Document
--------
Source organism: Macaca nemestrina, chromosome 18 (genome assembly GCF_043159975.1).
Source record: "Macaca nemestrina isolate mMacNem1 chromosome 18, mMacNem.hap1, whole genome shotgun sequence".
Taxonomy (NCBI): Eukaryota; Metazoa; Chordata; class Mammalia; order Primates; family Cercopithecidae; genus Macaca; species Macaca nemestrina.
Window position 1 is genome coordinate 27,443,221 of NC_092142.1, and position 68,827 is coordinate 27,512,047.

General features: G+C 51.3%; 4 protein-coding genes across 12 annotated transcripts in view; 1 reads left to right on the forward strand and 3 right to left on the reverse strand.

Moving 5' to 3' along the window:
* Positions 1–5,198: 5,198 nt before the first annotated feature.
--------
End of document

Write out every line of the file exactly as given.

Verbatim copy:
Source organism: Macaca nemestrina, chromosome 18 (genome assembly GCF_043159975.1).
Source record: "Macaca nemestrina isolate mMacNem1 chromosome 18, mMacNem.hap1, whole genome shotgun sequence".
Taxonomy (NCBI): Eukaryota; Metazoa; Chordata; class Mammalia; order Primates; family Cercopithecidae; genus Macaca; species Macaca nemestrina.
Window position 1 is genome coordinate 27,443,221 of NC_092142.1, and position 68,827 is coordinate 27,512,047.

General features: G+C 51.3%; 4 protein-coding genes across 12 annotated transcripts in view; 1 reads left to right on the forward strand and 3 right to left on the reverse strand.

Moving 5' to 3' along the window:
* Positions 1–5,198: 5,198 nt before the first annotated feature.